Barnett v. Stern, 85 C 144.

CourtUnited States District Courts. 7th Circuit. United States District Court (Northern District of Illinois)
Writing for the CourtBRIAN BARNETT DUFF
Citation93 BR 962
PartiesRalph BARNETT, Philip Liss, and Louis Levit, Trustee of the Bankrupt Estate of Burton L. Stern, Plaintiffs, v. Burton L. STERN, Individually and as Trustee of the Burton L. Stern Trust dated August 1, 1978, Todd Stern, Individually and as Trustee of the Nationwide Trust dated March, 1985, Defendants.
Docket NumberNo. 85 C 144.,85 C 144.
Decision Date30 November 1988

93 B.R. 962 (1988)

Ralph BARNETT, Philip Liss, and Louis Levit, Trustee of the Bankrupt Estate of Burton L. Stern, Plaintiffs,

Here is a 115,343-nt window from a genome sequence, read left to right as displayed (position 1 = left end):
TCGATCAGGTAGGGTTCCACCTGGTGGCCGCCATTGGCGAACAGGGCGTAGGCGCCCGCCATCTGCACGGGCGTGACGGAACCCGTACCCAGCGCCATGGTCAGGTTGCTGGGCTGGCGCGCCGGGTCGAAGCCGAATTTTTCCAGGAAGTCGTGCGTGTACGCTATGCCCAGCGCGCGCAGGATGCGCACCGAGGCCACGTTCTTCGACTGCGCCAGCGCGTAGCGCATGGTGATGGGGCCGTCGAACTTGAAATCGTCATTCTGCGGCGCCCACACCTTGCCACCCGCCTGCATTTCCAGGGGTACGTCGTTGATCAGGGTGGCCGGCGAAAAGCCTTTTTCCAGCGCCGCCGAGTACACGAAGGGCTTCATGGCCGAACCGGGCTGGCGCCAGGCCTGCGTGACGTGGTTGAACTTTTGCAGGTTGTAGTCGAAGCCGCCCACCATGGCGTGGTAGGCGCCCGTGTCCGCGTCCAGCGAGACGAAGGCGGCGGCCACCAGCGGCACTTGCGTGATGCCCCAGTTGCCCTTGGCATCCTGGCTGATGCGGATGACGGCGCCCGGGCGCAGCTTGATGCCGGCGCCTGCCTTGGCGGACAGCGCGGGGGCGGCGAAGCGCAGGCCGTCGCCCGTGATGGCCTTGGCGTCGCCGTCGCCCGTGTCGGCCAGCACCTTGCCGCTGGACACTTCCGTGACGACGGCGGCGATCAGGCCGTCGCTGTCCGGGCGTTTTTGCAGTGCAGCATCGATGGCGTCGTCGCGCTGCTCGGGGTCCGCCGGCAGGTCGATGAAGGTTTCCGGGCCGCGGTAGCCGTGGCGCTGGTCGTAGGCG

v.
Burton L. STERN, Individually and as Trustee of the Burton L. Stern Trust dated August 1, 1978, Todd Stern, Individually and as Trustee of the Nationwide Trust dated March, 1985, Defendants.

No. 85 C 144.

United States District Court, N.D. Illinois, E.D.

November 30, 1988.


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COPYRIGHT MATERIAL OMITTED
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Robert Frankenstein, Joel L. Widman, Kozlicki, Widman & Goldberg, Ltd., Chicago, Ill., for plaintiffs

Allan E. Levin, Donald L. Johnson, Johnson & Schwartz, Chicago, Ill., for defendants.

MEMORANDUM OPINION

BRIAN BARNETT DUFF, District Judge.

Plaintiffs Ralph Barnett ("Barnett"), Philip Liss ("Liss") and Louis Levit ("Levit"), have brought this action against defendants Burton L. Stern ("Burton") and Todd Stern ("Todd") under the Racketeer